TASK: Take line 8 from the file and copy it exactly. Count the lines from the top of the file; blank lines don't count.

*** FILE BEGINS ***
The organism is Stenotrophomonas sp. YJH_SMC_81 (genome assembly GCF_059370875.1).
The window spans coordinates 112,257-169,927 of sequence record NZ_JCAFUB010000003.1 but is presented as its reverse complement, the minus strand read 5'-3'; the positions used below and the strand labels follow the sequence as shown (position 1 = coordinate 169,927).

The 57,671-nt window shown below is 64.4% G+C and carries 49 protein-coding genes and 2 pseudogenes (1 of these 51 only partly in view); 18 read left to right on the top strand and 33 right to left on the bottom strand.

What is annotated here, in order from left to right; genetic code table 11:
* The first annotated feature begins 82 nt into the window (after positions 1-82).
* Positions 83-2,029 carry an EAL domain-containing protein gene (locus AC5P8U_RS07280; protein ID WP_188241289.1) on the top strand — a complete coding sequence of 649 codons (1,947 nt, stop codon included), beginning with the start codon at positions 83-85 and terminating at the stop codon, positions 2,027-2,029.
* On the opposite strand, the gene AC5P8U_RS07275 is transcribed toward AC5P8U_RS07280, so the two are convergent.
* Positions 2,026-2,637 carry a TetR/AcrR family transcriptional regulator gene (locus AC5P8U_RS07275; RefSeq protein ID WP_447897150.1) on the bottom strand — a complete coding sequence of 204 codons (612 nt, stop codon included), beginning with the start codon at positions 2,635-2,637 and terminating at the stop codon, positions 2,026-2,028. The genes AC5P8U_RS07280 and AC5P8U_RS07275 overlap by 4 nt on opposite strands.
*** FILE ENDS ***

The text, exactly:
* Positions 2,026-2,637 carry a TetR/AcrR family transcriptional regulator gene (locus AC5P8U_RS07275; RefSeq protein ID WP_447897150.1) on the bottom strand — a complete coding sequence of 204 codons (612 nt, stop codon included), beginning with the start codon at positions 2,635-2,637 and terminating at the stop codon, positions 2,026-2,028. The genes AC5P8U_RS07280 and AC5P8U_RS07275 overlap by 4 nt on opposite strands.